Project update

This evening, while bringing out an egg carton to add to the compost, I heard the alarm call of a bushtit.  It reminded me of the noise the squirrels make when they’re trying to get avocados and Rosie is protecting the tree.  I’m not sure if the bird was annoyed by Rosie, Shadow or me but the cats have figured out that the nest is there. David and I are thinking that when it’s fledgling season, we’ll have to try to keep the cats inside.

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I’m not sure Mardi knows there’s a nest yet, but  I caught him staring up at the angry bird. Notice the nest on the right side of the picture; he’s pretty close!

I’ve been meaning to post pictures of the garden growing up.  We have so many little projects happening right now, I wanted to update on those first!  We’ve had two days of rain, which is a special treat in Los Angeles.  Our front yard is watered with the sprinkler irrigation system, and the back yard with a hose or watering cans.  It was nice to not have to worry about watering the back yard for a few days, although it’s back to needing it.  Just today, while I weeded our freshly sprouted Scarlet Runner Beans, I flushed out a whole mess of ants.

Because of the rain (and the sprinklers), our seedbombs in the front yard are starting to break down!

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It’s great to see the clay breaking down and the seeds being revealed! This bomb is right next to our wildflower mix/ sprouted compost mystery garden.

The mystery garden was devoured by snails, and then re-sprinkled with seeds about two weeks ago.  Here’s what it looks like now:

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Notice the seedbombs and sprinkler in this picture.  The two nasturtiums were not eaten by the snails when everything else was, so that’s why they’re a little bigger. I also recognize cosmos and calendula.  Hoping to recognize some more flower friends soon!

David spent a day prepping the sink that was full of sauerkraut.  He recently purchased a 5-gallon crock and the cabbage is now fermenting in it.  Five gallons?  Yes! He wants this to be the only crock he ever needs!
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David also purchased weights and lids but they were backordered until next week, so he’s getting creative with the bag of water and saran wrap.  It’s been working out pretty well so far.  We were worried the cats would climb on the top of the crock, as they like sitting on things, so we covered the top with a towel.  I don’t think they’ve been sitting on it, but we did find the towel soaked in cat urine…. ew.  (We have three cats and cat pee is sadly part of our life.)

Sauerkraut should be ready for eating and storing in two weeks! We’ve been storing away as much food as we can, and we (David) just finished making two jars of nasturtium “capers”.

Last weekend, while I was deadheading the roses, I noticed that we had a nasturtium plant that was dense with flowers.  When I looked underneath the plant, I was able to easily pull off handfuls of fresh, young seeds. David helped me pick and clean them, and then we looked up the recipe I had read earlier this year for nasturtium pod capers.

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The recipe itself was simple. Picking the seed pods was a bit time consuming. Between David and myself picking over this one plant, we were able to triple the recipe! It was great timing on our part, and if we like them we will have plenty for the next batch when these finish flowering.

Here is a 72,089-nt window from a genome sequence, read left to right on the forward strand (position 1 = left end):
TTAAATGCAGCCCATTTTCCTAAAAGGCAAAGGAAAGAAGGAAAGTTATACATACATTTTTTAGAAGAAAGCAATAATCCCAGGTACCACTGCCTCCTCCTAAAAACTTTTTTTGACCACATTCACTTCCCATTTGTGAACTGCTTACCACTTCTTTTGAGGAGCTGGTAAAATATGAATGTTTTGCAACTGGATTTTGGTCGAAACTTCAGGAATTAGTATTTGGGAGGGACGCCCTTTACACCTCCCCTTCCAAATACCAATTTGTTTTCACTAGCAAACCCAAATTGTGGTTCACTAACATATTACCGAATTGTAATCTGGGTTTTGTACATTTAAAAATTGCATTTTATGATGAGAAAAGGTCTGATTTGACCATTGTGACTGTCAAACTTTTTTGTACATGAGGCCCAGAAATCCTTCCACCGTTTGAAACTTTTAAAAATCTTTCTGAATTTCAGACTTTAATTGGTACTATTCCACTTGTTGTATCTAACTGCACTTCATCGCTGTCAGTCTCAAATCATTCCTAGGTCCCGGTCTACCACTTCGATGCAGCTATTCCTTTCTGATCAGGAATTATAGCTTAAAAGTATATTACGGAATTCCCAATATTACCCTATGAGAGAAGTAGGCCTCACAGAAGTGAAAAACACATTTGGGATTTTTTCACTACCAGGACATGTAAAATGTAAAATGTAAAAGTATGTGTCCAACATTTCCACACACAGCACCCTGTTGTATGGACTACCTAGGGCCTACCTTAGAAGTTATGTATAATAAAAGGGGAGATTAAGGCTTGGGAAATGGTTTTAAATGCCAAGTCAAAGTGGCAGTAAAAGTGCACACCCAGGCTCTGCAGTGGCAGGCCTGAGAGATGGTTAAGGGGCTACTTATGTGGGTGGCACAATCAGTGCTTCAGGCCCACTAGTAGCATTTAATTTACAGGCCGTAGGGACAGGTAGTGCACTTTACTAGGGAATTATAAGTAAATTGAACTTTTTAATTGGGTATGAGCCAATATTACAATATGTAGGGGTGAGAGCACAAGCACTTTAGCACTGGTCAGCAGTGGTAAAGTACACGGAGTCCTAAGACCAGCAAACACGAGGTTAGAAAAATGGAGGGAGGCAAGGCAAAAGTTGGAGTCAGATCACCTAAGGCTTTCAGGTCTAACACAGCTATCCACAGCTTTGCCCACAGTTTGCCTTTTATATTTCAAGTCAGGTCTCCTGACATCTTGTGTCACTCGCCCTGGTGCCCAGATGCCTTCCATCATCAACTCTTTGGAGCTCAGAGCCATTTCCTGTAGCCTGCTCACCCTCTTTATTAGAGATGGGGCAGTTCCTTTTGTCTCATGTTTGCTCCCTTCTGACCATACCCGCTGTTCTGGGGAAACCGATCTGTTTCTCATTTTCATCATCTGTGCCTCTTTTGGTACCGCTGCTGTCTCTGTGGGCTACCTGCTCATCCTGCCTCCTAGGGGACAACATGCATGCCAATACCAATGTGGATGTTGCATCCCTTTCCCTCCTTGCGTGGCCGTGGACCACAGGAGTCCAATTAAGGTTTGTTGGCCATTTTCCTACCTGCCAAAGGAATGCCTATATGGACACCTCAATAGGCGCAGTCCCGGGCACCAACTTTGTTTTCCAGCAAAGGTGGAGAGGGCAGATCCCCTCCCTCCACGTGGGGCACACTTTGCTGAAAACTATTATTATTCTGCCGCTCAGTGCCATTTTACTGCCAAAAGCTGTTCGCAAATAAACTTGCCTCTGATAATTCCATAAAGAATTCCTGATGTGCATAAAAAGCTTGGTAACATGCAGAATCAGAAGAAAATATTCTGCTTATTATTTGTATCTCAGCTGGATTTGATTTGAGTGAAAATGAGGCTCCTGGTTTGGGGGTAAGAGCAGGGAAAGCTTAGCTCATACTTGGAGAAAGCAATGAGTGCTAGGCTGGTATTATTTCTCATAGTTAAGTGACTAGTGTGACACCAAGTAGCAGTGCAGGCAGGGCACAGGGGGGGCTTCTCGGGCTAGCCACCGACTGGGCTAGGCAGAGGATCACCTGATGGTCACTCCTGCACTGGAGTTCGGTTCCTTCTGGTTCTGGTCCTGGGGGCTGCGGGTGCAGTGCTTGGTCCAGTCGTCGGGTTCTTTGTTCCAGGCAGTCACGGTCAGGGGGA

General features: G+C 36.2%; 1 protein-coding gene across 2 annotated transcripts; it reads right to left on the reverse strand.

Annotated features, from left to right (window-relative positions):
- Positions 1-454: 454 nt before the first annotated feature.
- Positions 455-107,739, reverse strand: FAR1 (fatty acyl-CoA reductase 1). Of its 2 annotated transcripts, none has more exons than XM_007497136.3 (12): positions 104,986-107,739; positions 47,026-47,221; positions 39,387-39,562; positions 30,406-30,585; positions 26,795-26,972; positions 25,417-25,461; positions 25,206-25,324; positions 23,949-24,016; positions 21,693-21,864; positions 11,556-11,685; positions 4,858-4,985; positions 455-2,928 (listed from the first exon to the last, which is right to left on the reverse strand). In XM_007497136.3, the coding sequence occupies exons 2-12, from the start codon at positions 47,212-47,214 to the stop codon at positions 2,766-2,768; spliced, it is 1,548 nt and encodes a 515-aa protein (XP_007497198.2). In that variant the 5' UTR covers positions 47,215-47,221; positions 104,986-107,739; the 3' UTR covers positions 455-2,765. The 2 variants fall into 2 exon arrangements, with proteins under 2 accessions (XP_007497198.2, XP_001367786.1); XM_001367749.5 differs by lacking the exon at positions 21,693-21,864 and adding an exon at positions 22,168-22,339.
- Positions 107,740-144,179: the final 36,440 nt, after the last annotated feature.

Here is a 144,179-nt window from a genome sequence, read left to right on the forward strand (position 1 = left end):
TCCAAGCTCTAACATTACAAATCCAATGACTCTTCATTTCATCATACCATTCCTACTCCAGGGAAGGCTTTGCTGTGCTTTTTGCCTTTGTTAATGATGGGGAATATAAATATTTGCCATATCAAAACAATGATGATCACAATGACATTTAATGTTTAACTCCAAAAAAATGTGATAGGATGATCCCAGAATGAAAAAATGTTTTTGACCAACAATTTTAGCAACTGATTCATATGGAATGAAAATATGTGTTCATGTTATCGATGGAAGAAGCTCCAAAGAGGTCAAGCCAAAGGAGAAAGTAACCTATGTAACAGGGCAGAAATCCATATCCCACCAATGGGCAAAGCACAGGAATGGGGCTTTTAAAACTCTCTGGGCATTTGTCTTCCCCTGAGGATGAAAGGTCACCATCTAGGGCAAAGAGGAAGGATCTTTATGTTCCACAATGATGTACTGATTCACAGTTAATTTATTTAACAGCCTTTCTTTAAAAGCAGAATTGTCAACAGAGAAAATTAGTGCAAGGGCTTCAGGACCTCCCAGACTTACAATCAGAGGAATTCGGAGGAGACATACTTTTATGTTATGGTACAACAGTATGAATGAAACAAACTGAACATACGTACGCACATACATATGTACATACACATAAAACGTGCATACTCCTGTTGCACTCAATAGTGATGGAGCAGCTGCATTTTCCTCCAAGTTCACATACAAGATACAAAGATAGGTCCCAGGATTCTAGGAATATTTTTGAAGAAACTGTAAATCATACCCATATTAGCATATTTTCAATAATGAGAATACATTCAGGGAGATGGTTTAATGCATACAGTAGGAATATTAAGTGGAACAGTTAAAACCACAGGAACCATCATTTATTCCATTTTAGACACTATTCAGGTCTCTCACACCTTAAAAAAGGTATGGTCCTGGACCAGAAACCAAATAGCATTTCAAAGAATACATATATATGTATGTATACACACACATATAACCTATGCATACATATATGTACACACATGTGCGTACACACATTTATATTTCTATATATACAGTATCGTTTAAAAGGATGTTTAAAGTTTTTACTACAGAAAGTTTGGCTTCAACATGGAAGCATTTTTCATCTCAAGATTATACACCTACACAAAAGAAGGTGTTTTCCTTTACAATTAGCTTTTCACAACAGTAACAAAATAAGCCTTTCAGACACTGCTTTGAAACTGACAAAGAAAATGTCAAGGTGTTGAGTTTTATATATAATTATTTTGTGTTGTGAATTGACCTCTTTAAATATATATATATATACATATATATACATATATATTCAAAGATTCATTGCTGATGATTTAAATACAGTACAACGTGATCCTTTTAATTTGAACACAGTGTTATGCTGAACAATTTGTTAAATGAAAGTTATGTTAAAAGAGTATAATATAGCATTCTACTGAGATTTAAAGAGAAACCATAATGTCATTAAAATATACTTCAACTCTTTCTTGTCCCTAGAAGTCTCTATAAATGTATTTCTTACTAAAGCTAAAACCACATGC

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We cleaned the pods, separated each of them, and soaked them in salt for 3 days.  Tonight Dave heated up the vinegar and sugar and we put them in a jar. Can’t wait to try them! I hope they’re not too strong for me.

We’ve also been spending the week eating chard. I pulled out one plant to eat, and there’s another one that has to come out. We’re making room for one more tomato plant. We have three more tomatoes to plant: Prudens Purple, Black Krim and Abe Lincoln.  I’m not sure which will go in the raised bed or where we’ll even put the other two, but they still have a little ways to grow.

P1010563If you look at the chard compared to the coffee maker, you can get an idea of how immense the leaves and stem were. We ate it that night with pasta and last year’s tomato sauce from the freezer. The stem and more chard went in our quiche cups, which is my daily breakfast.  The stem has such a nice crunch!

The yard is starting to bloom more and more. The succulents, herbs and tomatoes are all flowering.

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The daffodils by the front door are blooming, one at a time. This was our first year planting the bulbs, and it’s a fun treat to see them blooming.

P1010542Mardi can’t resist a camera!

We’re excited to get more projects underway and to see how these all pan out.  Our new mason bee house just arrived in the mail, and we’re brewing beer this weekend. As if we didn’t have enough to keep us busy…

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3 thoughts on “Project update

  1. The nasturtium capers are such a great idea! I love all types of olives, but do not care for capers, so I will definitely have to try making these to my taste! I have made tempura fried nasturtium flowers before: they were delicious, a very special treat! I planted about half of my nasturtium seeds about a week ago and am going to plant the rest today!

    • Nasturtiums are great at reseeding themselves out here in CA. I haven’t planted them in a couple of years, and when I do, they don’t usually come up. 🙂 We’ll have to try to flowers! We’ve been perfecting our squash blossom technique, and the nasturtium ones sound fun!

  2. Pingback: Flowers on everything! | Life In Our Little LA Garden

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